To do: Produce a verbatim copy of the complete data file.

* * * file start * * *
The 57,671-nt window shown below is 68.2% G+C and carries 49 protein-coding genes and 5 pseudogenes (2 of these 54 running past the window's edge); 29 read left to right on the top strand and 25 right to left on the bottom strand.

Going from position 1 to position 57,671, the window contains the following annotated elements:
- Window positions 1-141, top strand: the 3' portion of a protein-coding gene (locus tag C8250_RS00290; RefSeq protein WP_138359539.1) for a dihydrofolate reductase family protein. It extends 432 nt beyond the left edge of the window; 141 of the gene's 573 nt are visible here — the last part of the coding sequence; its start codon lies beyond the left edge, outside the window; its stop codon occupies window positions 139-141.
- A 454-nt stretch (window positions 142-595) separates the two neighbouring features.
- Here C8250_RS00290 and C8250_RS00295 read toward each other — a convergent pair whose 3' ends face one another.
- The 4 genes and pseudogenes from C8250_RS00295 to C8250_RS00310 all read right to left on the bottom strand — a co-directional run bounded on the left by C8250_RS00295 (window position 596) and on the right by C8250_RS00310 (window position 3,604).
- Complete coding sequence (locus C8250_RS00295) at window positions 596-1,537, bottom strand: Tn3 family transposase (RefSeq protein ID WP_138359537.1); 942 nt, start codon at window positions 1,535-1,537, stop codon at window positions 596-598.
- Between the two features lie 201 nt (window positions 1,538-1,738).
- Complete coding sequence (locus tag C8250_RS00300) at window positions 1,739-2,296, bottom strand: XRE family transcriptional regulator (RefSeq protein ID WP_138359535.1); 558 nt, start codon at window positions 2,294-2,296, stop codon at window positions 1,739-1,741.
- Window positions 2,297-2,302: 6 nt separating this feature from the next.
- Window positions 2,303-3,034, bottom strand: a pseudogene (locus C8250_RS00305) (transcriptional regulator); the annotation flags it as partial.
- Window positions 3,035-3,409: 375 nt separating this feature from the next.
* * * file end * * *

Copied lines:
The 57,671-nt window shown below is 68.2% G+C and carries 49 protein-coding genes and 5 pseudogenes (2 of these 54 running past the window's edge); 29 read left to right on the top strand and 25 right to left on the bottom strand.

Going from position 1 to position 57,671, the window contains the following annotated elements:
- Window positions 1-141, top strand: the 3' portion of a protein-coding gene (locus tag C8250_RS00290; RefSeq protein WP_138359539.1) for a dihydrofolate reductase family protein. It extends 432 nt beyond the left edge of the window; 141 of the gene's 573 nt are visible here — the last part of the coding sequence; its start codon lies beyond the left edge, outside the window; its stop codon occupies window positions 139-141.
- A 454-nt stretch (window positions 142-595) separates the two neighbouring features.
- Here C8250_RS00290 and C8250_RS00295 read toward each other — a convergent pair whose 3' ends face one another.
- The 4 genes and pseudogenes from C8250_RS00295 to C8250_RS00310 all read right to left on the bottom strand — a co-directional run bounded on the left by C8250_RS00295 (window position 596) and on the right by C8250_RS00310 (window position 3,604).
- Complete coding sequence (locus C8250_RS00295) at window positions 596-1,537, bottom strand: Tn3 family transposase (RefSeq protein ID WP_138359537.1); 942 nt, start codon at window positions 1,535-1,537, stop codon at window positions 596-598.
- Between the two features lie 201 nt (window positions 1,538-1,738).
- Complete coding sequence (locus tag C8250_RS00300) at window positions 1,739-2,296, bottom strand: XRE family transcriptional regulator (RefSeq protein ID WP_138359535.1); 558 nt, start codon at window positions 2,294-2,296, stop codon at window positions 1,739-1,741.
- Window positions 2,297-2,302: 6 nt separating this feature from the next.
- Window positions 2,303-3,034, bottom strand: a pseudogene (locus C8250_RS00305) (transcriptional regulator); the annotation flags it as partial.
- Window positions 3,035-3,409: 375 nt separating this feature from the next.